13. The optimizers


In Model.train_step(), which we introduced in previous chapters, optimizer.minimize() is called directly to update the trainable variables to reduce the loss function value, while the gradients are recorded in the tape. The pseudo-code is shown below.

class Model(Layer):
    def train_step(self, data):
        x, y = data_adapter.unpack(data)
        with tf.GradientTape() as tape:
            y_pred = self(x, training=True)
            loss = self.compiled_loss(y, y_pred)
        self.optimizer.minimize(loss, self.trainable_variables, tape=tape)
        self.compiled_metrics.update_state(y, y_pred)
        return {metric.name: metric.result() for metric in self.metrics}

To understand how this optimizer works, let's see what happens behind the .minimize() function.

All optimizers in Keras extends the OptimizerV2 class, which extends the Tractable class. Remember that the Layer class also extends the Tractable class. They all have variables to track. Any tf.Variable in its attributes will be tracked automatically by TensorFlow.

In OptimizerV2.minimize(), which calls another method, OptimizerV2.apply_gradients() to update the gradients. In .minimize() the gradients are either obtained from the gradient tape, which is passed to it as an argument or computed in the function using loss and var_list, which is a list of trainable variables passed to it. When calling .apply_gradients(), we zip the gradients and their corresponding variables into pairs and pass them to it.

In .apply_gradients(), it updates the variables distributedly. The internal function of update_var() is executed distributedly, which calls ._resource_apply_dense(), which is a function for the subclasses to override to update the variable values with the gradients.


class OptimizerV2(Trackable):
    def minimize(self, loss, var_list, tape=None):
        tape = tape if tape is not None else tf.GradientTape()
        with tape:
            grads = tape.gradient(loss, var_list)
        self.apply_gradients(zip(grads, var_list))

    def apply_gradients(grads_and_vars):
        def update_var(var, grad):
            return self._resource_apply_dense(grad, var)
        strategy = tf.distribute.get_strategy()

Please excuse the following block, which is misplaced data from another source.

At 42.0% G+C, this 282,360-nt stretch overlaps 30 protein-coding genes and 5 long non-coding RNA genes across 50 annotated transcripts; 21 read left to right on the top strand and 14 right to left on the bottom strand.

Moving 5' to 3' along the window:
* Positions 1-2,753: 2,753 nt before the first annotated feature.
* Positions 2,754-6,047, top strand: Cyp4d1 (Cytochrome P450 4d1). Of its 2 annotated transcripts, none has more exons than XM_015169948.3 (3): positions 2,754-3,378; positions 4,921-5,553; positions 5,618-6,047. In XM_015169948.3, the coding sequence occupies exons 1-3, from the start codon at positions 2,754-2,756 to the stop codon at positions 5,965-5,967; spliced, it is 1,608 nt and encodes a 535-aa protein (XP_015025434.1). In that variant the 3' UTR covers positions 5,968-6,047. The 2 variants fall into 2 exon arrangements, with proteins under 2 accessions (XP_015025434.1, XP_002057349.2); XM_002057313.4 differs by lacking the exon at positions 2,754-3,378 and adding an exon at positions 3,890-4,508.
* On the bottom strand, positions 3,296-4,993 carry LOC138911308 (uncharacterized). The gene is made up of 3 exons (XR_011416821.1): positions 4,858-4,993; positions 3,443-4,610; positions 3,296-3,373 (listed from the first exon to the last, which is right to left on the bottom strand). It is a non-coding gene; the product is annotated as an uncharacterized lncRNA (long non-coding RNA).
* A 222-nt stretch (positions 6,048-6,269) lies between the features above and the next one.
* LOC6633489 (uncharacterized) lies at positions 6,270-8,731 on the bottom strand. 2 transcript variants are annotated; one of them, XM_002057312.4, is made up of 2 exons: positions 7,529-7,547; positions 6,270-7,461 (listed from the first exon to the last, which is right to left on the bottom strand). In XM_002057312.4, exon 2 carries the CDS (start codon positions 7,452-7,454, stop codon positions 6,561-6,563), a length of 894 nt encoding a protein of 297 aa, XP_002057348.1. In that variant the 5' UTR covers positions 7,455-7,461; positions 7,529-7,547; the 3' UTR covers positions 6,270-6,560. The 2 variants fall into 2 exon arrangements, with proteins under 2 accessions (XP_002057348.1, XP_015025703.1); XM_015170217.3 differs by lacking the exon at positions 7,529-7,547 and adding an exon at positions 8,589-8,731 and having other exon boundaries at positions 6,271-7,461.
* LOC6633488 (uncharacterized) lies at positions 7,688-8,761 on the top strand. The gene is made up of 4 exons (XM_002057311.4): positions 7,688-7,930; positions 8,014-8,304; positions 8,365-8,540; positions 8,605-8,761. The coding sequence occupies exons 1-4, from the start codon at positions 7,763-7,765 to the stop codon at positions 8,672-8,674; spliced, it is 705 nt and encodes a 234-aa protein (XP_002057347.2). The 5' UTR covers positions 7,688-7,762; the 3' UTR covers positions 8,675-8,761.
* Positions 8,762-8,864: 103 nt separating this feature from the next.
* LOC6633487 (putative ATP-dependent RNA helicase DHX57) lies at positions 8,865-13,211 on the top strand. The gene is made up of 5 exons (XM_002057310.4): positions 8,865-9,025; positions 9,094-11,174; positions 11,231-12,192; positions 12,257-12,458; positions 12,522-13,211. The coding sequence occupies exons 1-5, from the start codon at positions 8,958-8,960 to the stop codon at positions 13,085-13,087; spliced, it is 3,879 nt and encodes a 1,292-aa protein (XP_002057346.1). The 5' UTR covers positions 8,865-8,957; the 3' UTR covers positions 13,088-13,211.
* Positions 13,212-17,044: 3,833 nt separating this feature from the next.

for grad, var in grads_and_vars:
            with strategy.extended.colocate_vars_with(var):
                distribution.extended.update(var, update_var, args=(grad, ))

    def _resource_apply_dense(self, grad, var):
        raise NotImplementedError

TensorFlow API
tf.GradientTape() Besides recording the tape using a with statement, it can also be used in a stand-alone mode to return the gradient tape that automatically recorded the gradients during the forward-pass by TensorFlow.

TensorFlow API
tf.distribute.StrategyExtended The strategy.extended in the code example above is actually an instance of StrategyExtended. All distribute strategies in TensorFlow have a .extended attribute. It exposes some device and locality control of the variables and tensors. For example, .colocate_vars_with(var) opens a scope where all the newly created variables would be on the same device as var. .update(var, update_var, args=(grad, )) run update_var to update var by mirroring the args to the same device.

To make your own optimizer, you may need to override some of the functions, for example, ._resource_apply_dense(). Here is the pseudo-code for implementing a stochastic gradient descent optimizer. We just override ._resource_apply_dense() and call the corresponding TensorFlow operation to update the variables.


class SGD(OptimizerV2):
    def _resource_apply_dense(self, grad, var):
        tf.raw_ops.ResourceApplyGradientDescent(var=var.handle, delta=grad)
Note that there are other functions to override to deal with other types of tensors, for example, the sparse tensors.

TensorFlow API
tf.raw_ops This raw_ops module in TensorFlow is a collection of raw C++ TensorFlow ops for the user to directly use in Python. Each op is a series of tensor operations that corresponds to a GPU kernel implemented in TensorFlow. Please refer to this guide for more details about a TensorFlow op. It shows how to create a custom op.